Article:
Activist investors are taking aim at a growing number of competitively-advantaged but underperforming food companies. Bill Ackman and Mondolez. Sardar Biglari and Steak & Shake and Cracker Barrel. Jana Partners and ConAgra. Berkshire and Heinz and Kraft, Berkshire’s funding the Burger King and Tim Horton’s merger. Starboard Capital’s ouster of Darden’s board of directors.
And as of last Friday: Trian, Nelson Peltz and Sysco.
Peltz has a food industry background. As a young man he managed his grandfather’s food distribution business. Trian’s past and present investment portfolio includes Wendy’s, Heinz, Mondolez, Domino’s, Dr Pepper/Snapple, PepsiCo, Cadbury.
High-roller investors devour money-making ideas like fried chicken on Sunday…but with business sophistication unfamiliar to an industry plagued with outdated thinking, incrementalism and broken customer relationships. Despite the mania of activities, few companies are actually growing. Accumulating costs are outpacing revenue gains, cost cutting is not falling to the bottom line, and all are experiencing shrinking incremental returns on a variety of investments.
Enter the activist investor
They use their clout to bring about divestitures, splits, management ousters, mergers…whatever it takes to generate more value.
Sweeping changes usually start by demanding better governance:
- Overturning boards with new criteria for directors possessing exceptional knowledge and engagement in long term strategy; and,
- New management with uniquely unclouded insights, not the re-treaded solutions seen today in company after company.
Not all activists prevail but many have been more successful in recent years than in others–though it is unclear why. Our opinion is that food industry leaders have generally been slow to transform. Boards have not been sufficiently involved in redirecting strategy or raising the bar on performance. Shareholders have lost confidence and are now willing to get behind changes in how things are run and done.
Which is a tip for every CEO and board, regardless of size or structure, to incorporate a similar mindset into their organizations:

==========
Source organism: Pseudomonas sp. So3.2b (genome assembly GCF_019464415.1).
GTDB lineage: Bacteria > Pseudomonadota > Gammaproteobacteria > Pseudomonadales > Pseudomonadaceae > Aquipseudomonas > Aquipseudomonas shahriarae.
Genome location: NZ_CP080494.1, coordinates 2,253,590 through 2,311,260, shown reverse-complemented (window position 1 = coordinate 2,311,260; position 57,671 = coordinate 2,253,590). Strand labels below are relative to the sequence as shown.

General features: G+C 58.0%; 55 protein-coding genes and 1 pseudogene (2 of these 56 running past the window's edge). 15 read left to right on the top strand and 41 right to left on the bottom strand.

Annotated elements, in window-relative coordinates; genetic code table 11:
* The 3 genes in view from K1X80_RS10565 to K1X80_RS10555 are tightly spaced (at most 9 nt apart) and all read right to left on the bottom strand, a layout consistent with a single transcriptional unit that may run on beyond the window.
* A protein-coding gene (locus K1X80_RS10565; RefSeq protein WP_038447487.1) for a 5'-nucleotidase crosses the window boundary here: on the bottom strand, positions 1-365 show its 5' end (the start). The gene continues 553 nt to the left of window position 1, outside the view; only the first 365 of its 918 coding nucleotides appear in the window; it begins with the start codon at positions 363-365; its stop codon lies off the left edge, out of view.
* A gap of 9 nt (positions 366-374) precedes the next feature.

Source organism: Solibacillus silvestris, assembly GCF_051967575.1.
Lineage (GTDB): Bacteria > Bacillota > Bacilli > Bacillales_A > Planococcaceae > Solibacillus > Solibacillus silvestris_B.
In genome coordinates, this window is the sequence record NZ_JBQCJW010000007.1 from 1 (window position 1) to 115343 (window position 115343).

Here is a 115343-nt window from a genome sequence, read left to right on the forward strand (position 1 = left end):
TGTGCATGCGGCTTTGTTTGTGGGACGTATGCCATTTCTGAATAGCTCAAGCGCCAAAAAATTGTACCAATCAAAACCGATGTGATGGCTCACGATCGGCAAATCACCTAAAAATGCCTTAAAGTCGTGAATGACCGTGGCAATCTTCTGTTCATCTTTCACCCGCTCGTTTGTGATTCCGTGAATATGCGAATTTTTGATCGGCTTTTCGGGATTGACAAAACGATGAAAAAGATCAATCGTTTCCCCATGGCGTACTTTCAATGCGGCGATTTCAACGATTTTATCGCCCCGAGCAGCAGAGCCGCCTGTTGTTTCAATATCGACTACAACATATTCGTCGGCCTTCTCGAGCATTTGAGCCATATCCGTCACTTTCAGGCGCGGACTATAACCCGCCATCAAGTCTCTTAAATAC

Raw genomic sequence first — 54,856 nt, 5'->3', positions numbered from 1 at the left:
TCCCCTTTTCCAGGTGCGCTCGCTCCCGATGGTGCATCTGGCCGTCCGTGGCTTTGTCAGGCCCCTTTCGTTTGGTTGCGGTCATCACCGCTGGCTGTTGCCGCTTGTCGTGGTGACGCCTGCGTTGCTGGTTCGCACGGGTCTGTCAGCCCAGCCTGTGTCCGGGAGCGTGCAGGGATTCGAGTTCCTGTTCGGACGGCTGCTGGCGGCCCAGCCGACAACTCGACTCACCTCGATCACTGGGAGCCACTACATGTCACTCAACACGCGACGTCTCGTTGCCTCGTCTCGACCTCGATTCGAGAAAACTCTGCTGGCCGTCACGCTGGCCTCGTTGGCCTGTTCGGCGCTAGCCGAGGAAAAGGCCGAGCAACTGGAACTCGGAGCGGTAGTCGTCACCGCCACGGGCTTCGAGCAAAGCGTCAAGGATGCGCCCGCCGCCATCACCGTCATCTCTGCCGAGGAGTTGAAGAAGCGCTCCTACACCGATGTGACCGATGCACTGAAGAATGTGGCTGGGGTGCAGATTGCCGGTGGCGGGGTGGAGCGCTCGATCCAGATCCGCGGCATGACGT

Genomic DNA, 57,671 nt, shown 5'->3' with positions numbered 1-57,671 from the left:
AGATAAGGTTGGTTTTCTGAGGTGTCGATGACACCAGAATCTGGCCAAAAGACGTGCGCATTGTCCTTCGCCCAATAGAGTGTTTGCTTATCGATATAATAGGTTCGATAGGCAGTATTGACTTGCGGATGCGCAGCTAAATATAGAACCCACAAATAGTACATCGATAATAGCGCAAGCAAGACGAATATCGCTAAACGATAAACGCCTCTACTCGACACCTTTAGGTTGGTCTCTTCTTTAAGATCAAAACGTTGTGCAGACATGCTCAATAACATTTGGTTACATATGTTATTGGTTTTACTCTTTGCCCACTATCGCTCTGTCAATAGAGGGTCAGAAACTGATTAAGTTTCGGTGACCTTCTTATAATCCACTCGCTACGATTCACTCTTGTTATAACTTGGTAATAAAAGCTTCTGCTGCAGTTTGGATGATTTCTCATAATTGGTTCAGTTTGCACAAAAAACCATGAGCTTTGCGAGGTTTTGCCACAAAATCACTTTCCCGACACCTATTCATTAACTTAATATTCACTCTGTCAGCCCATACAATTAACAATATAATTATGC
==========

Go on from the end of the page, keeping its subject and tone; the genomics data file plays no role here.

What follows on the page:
- New leadership and capability criteria
- Refreshed strategy in the new paradigm, backed by new business and operating models
- New budgeting practices; in particular, zero based budgeting
Now, looking ahead after Friday’s announcement of Trian’s 7% stake in Sysco, what may the industry expect? In Blueberry’s opinion, possibilities include:
- One or several top Sysco executives “spending more time with family”
- Another look at Sysco’s transformation initiatives to revise, accelerate or abandon
- Divesting any business that puts a drag on Sysco earnings
- Push for faster market share growth via high margin local and regional accounts secured by multi-year supply contracts
- Global sourcing
- Rationalized accounts and national contract business
- Another run at acquisitions which could include vertically integrating suppliers, a national broker, cash & carry, or an alliance with a major e-commerce company to better conform to customer preferences and reduce headcount
- Heightened pressure on manufacturers to better leverage their awarded positions by growing Sysco share with increased spend and low prices to improve gross margins.
Manufacturers and the industry at large will be impacted by Friday’s announcement, if not directly then by competitors and new supply systems bolstered by an inflow of investments, channel customers consolidating and demanding more from suppliers, and customers continuing to experiment with new sources of value.
All of this is complicated by the certain awareness that the value from traditional activities and business streams continue eroding faster than ever.
Friday’s headline gave manufacturers–indeed all industry members–a new lens with which to view their 2016 strategies and plans. These investors move fast to make changes and extract immediate value.
Cascading impacts on your business are unavoidable. We highly recommend urgent action to avoid getting caught in the crosshairs.